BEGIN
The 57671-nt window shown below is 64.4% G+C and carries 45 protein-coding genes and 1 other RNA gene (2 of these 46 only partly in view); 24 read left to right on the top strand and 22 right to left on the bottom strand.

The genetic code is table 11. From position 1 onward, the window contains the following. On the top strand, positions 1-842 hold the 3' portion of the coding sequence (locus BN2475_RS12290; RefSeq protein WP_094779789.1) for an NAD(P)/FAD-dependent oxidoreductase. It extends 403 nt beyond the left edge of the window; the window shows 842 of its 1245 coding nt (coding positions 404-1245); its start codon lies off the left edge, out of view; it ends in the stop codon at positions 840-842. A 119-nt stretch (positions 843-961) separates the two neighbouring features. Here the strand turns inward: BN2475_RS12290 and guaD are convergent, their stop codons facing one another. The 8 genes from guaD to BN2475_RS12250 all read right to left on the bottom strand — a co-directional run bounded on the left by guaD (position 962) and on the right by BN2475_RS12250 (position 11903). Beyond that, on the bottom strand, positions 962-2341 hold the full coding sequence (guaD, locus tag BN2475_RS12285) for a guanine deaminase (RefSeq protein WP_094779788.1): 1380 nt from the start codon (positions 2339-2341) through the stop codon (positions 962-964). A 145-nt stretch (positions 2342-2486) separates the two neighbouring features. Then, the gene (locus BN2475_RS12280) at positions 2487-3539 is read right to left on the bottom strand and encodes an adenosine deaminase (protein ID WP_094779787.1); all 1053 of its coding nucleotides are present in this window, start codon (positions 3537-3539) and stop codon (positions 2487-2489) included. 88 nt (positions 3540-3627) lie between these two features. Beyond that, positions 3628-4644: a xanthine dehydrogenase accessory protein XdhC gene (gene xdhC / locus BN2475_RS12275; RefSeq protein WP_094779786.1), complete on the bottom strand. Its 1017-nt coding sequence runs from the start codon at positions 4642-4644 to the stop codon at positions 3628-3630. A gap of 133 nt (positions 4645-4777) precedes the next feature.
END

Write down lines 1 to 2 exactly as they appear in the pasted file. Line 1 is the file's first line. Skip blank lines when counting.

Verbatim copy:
The 57671-nt window shown below is 64.4% G+C and carries 45 protein-coding genes and 1 other RNA gene (2 of these 46 only partly in view); 24 read left to right on the top strand and 22 right to left on the bottom strand.

The genetic code is table 11. From position 1 onward, the window contains the following. On the top strand, positions 1-842 hold the 3' portion of the coding sequence (locus BN2475_RS12290; RefSeq protein WP_094779789.1) for an NAD(P)/FAD-dependent oxidoreductase. It extends 403 nt beyond the left edge of the window; the window shows 842 of its 1245 coding nt (coding positions 404-1245); its start codon lies off the left edge, out of view; it ends in the stop codon at positions 840-842. A 119-nt stretch (positions 843-961) separates the two neighbouring features. Here the strand turns inward: BN2475_RS12290 and guaD are convergent, their stop codons facing one another. The 8 genes from guaD to BN2475_RS12250 all read right to left on the bottom strand — a co-directional run bounded on the left by guaD (position 962) and on the right by BN2475_RS12250 (position 11903). Beyond that, on the bottom strand, positions 962-2341 hold the full coding sequence (guaD, locus tag BN2475_RS12285) for a guanine deaminase (RefSeq protein WP_094779788.1): 1380 nt from the start codon (positions 2339-2341) through the stop codon (positions 962-964). A 145-nt stretch (positions 2342-2486) separates the two neighbouring features. Then, the gene (locus BN2475_RS12280) at positions 2487-3539 is read right to left on the bottom strand and encodes an adenosine deaminase (protein ID WP_094779787.1); all 1053 of its coding nucleotides are present in this window, start codon (positions 3537-3539) and stop codon (positions 2487-2489) included. 88 nt (positions 3540-3627) lie between these two features. Beyond that, positions 3628-4644: a xanthine dehydrogenase accessory protein XdhC gene (gene xdhC / locus BN2475_RS12275; RefSeq protein WP_094779786.1), complete on the bottom strand. Its 1017-nt coding sequence runs from the start codon at positions 4642-4644 to the stop codon at positions 3628-3630. A gap of 133 nt (positions 4645-4777) precedes the next feature.